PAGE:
In this article, you will get all information regarding East Bay deacon under fire over anti-LGBT tweet following Club Q shooting
LIVERMORE — A Livermore deacon is under fire over an offensive tweet he posted over the weekend in which he called members of the LGBTQ+ community “gravely disordered”.
The tweet, posted Sunday night from the personal account of deacon Rob Federle of St. Michael Catholic Church, came the day after a mass shooting occurred at a LGBTQ+ nightclub in Colorado Springs, where five people were killed.
The tweet was posted in response to another Twitter user who wrote “being LGBT is hard.” Federle replied: “Being gravely disordered shouldn’t be a piece of cake.”
The tweet has since been deleted but screenshots of the original tweet have been shared online. Both Livermore residents and people who live outside of the area have been commenting on social media regarding the comment, with many expressing shock and frustration.
James Bretzke, a theology professor at John Carroll University in Ohio, said on Twitter that he had written to the pastor of St. Michael Church on the matter.
Federle issued an apology on Twitter Monday. “I apologize for the post I made on Sunday following the tragedy in Colorado Springs,” he wrote.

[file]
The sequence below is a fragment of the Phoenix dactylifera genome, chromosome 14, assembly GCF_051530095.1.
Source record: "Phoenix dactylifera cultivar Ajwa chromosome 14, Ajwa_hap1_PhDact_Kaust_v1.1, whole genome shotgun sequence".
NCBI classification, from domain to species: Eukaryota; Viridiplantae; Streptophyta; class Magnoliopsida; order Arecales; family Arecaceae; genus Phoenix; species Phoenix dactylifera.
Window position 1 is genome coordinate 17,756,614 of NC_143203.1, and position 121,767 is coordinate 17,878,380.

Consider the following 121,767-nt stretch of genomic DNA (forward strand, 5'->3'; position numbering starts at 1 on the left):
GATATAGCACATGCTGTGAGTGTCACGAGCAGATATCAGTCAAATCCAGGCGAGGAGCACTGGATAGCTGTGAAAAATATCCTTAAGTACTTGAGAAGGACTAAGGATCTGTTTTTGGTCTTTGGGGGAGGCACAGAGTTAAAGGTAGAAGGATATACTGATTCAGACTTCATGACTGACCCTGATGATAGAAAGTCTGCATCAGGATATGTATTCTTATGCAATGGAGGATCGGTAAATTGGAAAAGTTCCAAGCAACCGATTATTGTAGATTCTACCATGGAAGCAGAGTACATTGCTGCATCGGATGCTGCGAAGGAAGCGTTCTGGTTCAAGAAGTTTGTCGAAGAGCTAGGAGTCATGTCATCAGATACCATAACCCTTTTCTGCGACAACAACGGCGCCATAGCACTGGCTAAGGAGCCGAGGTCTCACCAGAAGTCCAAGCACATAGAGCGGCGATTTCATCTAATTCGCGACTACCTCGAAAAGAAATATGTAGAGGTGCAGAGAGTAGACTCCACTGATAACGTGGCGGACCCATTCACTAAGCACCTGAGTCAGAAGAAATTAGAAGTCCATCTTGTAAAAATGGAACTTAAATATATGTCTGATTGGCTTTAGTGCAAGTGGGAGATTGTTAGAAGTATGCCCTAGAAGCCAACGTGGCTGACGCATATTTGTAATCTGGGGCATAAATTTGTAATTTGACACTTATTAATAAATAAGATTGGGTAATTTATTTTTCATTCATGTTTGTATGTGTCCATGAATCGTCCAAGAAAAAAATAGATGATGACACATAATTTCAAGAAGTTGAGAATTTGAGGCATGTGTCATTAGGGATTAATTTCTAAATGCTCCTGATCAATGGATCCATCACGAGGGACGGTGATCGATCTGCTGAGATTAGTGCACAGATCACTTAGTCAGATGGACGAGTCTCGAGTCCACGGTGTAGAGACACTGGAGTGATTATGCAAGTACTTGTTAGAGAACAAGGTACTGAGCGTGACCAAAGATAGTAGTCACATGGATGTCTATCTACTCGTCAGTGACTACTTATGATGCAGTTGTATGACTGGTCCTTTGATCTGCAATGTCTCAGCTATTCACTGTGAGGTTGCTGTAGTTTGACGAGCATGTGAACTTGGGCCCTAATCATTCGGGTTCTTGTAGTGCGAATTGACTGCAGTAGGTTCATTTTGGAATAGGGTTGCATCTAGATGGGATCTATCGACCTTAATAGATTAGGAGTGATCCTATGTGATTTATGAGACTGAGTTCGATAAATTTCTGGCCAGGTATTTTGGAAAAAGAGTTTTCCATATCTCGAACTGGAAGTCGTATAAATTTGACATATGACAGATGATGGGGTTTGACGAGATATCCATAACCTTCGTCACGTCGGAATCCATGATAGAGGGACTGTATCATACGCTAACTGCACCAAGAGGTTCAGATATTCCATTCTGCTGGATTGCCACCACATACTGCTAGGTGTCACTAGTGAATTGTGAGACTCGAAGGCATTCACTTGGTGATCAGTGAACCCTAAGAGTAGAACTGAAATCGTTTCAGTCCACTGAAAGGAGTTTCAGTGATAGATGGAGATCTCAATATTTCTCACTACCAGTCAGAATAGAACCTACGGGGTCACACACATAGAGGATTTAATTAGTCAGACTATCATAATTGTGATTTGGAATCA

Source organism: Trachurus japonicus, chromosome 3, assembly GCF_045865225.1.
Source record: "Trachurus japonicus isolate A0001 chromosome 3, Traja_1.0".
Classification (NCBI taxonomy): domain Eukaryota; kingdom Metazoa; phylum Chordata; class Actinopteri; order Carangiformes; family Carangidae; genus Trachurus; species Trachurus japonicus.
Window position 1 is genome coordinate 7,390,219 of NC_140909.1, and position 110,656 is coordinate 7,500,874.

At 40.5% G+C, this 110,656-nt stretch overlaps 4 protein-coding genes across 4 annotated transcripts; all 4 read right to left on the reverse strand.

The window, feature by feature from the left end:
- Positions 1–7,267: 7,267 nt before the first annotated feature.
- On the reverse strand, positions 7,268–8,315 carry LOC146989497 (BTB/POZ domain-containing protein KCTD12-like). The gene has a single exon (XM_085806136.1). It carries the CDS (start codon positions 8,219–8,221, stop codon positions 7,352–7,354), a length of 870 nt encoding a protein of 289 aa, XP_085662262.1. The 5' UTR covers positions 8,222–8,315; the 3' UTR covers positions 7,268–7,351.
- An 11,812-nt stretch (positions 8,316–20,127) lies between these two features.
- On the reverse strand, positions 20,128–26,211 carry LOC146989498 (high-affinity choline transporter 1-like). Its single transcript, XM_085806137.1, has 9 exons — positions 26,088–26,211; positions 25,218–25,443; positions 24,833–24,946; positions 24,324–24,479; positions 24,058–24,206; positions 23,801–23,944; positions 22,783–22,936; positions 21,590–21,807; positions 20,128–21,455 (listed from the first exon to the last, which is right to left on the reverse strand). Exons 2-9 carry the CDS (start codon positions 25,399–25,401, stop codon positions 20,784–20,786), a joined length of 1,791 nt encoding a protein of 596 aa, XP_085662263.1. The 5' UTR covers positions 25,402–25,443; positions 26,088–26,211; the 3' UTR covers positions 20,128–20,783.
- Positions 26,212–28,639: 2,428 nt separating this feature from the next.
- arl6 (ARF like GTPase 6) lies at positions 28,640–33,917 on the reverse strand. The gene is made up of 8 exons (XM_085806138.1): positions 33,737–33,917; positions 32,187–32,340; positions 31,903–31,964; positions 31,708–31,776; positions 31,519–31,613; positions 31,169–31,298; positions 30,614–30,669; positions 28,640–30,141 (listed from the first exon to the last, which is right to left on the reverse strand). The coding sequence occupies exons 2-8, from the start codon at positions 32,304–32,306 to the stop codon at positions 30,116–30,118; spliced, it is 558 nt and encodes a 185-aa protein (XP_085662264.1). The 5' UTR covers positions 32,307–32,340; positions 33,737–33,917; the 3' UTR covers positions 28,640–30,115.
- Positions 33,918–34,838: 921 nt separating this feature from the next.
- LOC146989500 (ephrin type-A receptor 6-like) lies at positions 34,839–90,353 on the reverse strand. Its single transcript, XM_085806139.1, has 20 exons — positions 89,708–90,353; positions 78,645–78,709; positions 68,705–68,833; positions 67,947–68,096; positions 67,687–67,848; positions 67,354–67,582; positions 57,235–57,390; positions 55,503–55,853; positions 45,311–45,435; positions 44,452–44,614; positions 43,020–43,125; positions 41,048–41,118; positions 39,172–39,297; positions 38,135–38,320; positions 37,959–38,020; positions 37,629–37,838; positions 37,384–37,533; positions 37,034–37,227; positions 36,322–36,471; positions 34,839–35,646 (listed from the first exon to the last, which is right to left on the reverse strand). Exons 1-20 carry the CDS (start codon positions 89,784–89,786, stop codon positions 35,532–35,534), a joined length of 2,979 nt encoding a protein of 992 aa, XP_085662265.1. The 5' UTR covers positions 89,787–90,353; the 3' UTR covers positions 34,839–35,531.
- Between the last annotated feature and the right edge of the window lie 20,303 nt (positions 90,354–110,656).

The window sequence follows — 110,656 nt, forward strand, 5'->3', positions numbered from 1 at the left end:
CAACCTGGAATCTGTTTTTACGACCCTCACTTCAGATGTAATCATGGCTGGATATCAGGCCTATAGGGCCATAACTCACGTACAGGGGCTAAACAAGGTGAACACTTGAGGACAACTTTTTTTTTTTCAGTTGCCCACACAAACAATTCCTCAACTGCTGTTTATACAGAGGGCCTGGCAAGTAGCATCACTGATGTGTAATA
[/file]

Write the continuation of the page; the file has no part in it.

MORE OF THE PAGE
“It lacked Christian charity and is not befitting of an ordained clergy, or of anyone who professes to be a follower of Jesus Christ.”
Federle could not be reached for comment as of Monday afternoon but statements have been issued by both St. Michael Parish and the Diocese of Oakland.
In an email, the Rev. Carl Arcosa, pastor of St Michael Parish, said that the tweet was “hurtful” and did not reflect the position of the parish or the diocese.
“We are deeply saddened by this tweet. We are dealing with Deacon Rob Federle on this issue with seriousness,” Arcosa said.
“We are praying for those lives lost in the Colorado Springs shooting and their grieving friends and families. We also pray for the end of violence and hatred, especially during this season of giving thanks.”
In a statement, Bishop Michael Barber also said that the post was not representative of the church’s teachings.
“I ask everyone to join me in prayer and support for all those impacted by the attack at Club Q. No one should suffer from violence,” he said.
East Bay deacon under fire over anti-LGBT tweet following Club Q shooting
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